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Given sorted disjoint sets (p,q) where ‘p’ is the start time and ‘q’ is the end time. You will be given one input interval. Insert it in the right place. And return the resulting sorted disjoint sets.

Eg: (1,4);(5,7);(8,10);(13,18)

Input interval – (3,7)
Result : (1,7);(8,10);(13,18)

Input Interval – (1,3)
Result: (1,4);(5,7);(8,10);(13,18)

Input interval – (11,12)
Result: (1,4);(5,7);(8,10);(11,12);(13,18)

Inserting an interval in a sorted list of disjoint intervals , there is no efficient answer here

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Do you assume your initial intervals to be sorted? If so, how? –  Dan Jan 22 '13 at 17:37
1  
What is your question ? –  High Performance Mark Jan 22 '13 at 17:37
    
sorted as in , they are disjoint , the interval which comes before in the numberline is earlier –  Peter Jan 22 '13 at 17:56
    
@HighPerformanceMark , please see the examples for more clarity on question –  Peter Jan 22 '13 at 17:56

1 Answer 1

up vote 2 down vote accepted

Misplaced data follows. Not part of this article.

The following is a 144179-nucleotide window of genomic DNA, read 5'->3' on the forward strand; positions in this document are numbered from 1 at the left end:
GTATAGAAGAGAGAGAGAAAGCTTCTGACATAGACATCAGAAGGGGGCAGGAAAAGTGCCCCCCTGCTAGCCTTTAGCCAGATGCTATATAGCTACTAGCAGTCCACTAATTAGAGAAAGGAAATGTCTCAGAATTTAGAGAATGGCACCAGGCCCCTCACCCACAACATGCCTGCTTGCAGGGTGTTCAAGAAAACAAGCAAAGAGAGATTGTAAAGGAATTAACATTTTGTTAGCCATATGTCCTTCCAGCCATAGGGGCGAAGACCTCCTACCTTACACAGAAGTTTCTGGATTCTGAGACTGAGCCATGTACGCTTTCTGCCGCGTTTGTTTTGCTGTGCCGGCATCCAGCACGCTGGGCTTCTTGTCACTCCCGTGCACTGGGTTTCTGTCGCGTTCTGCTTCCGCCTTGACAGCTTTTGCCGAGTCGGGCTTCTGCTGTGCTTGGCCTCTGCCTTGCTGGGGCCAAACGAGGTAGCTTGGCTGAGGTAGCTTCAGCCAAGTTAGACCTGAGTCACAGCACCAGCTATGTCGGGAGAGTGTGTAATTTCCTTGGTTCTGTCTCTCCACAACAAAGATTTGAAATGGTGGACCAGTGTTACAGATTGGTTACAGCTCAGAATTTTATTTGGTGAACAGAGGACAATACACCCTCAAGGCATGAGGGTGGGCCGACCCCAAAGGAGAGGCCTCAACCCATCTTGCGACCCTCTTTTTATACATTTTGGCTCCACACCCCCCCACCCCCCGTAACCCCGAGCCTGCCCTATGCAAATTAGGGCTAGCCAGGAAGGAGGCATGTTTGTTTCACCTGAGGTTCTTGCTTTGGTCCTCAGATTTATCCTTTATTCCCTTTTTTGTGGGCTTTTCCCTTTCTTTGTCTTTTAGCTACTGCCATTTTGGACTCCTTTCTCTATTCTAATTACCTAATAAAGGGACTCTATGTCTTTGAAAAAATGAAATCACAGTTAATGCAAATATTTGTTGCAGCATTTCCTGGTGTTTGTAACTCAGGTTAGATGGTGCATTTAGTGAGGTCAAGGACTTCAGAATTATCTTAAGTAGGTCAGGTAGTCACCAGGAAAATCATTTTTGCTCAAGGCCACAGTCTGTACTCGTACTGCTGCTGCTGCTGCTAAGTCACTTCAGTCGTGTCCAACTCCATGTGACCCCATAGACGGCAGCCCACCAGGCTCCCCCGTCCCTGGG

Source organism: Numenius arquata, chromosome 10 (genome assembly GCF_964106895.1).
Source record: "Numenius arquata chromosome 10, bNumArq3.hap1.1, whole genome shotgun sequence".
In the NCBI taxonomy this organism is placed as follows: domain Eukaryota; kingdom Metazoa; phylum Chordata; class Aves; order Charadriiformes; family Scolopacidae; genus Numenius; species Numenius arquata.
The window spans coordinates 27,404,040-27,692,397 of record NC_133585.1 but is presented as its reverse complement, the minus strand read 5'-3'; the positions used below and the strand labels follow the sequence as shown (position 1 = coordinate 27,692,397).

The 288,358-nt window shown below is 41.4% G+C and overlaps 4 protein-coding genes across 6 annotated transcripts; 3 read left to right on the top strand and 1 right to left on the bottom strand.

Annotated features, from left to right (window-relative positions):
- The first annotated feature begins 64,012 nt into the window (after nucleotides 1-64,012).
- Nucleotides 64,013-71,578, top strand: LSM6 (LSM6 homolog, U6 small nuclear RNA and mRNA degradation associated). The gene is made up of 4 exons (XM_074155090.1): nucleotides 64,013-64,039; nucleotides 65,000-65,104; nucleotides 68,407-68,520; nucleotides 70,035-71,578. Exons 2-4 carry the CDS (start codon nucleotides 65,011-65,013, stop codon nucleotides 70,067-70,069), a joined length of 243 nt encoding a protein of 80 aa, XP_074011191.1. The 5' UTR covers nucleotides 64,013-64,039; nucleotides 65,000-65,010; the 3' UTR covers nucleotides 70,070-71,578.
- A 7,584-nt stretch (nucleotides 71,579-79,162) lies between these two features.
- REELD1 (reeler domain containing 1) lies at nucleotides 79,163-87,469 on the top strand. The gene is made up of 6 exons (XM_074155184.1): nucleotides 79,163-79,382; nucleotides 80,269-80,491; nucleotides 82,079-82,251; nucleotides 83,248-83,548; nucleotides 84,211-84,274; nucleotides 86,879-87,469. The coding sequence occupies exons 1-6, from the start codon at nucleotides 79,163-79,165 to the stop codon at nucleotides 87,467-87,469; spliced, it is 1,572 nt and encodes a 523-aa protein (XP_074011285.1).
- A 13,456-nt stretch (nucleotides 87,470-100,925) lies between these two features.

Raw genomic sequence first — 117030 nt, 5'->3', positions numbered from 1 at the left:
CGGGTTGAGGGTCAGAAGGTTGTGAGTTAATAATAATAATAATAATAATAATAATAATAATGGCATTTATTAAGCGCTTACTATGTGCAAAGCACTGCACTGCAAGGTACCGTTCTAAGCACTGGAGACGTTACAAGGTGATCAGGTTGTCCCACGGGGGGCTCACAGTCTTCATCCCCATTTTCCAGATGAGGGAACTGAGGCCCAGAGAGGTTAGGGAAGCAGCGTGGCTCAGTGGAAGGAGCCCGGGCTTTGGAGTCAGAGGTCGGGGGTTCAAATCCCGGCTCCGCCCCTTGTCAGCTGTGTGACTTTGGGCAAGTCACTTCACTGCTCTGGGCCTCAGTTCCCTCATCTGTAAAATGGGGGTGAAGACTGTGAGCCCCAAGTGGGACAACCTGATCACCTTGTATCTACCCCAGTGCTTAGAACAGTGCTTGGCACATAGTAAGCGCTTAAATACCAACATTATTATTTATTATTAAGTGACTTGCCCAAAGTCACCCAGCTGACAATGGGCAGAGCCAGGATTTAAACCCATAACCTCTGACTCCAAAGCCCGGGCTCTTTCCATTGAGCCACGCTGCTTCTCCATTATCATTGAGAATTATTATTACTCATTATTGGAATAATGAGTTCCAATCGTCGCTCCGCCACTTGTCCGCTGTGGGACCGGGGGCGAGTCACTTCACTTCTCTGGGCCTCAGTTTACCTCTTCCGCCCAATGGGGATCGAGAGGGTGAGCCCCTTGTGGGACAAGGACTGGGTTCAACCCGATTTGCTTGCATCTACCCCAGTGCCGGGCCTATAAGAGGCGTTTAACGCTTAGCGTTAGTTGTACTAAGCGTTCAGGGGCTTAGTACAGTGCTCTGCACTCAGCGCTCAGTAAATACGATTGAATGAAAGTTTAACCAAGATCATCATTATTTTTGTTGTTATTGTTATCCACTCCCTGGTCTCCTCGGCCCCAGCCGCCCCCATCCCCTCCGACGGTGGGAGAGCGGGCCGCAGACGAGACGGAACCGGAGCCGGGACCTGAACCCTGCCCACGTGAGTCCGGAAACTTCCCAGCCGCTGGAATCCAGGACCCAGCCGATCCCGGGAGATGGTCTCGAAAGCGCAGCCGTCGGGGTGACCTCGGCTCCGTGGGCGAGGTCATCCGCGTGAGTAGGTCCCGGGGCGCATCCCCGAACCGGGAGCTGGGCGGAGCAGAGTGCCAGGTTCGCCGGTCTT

Your question and examples imply non-overlapping intervals. In this case you can just perform a binary search - whether comparison is done by start time or end time does not matter for non-overlapping intervals - and insert the new interval at the position found if not already present.

UPDATE

I missed the merging occurring in the first example. A bad case is inserting a large interval into a long list of short intervals where the long interval overlaps many short intervals. To avoid a linear search for all intervals that have to be merged one could perform two binary searches - one from the left comparing by start time and one from the right comparing by the end time.

Now it is trivial to decide if the interval is present, must be inserted or must be merged with the intervals between the positions found by the two searches. While this is not very complex it is probably very prone to off-by-one errors and requires some testing.

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As the first example shows, you might also have to combine intervals. Anyways, it's still a simple task if the original intervalls are sorted;) –  Dan Jan 22 '13 at 17:44
    
I would add that you can just combine intervals at the insertion point if your interval is overlapping the intervals already there. –  Alex DiCarlo Jan 22 '13 at 17:47
    
Oh, missed that one, thanks! Will fix the answer. –  Daniel Brückner Jan 22 '13 at 17:48

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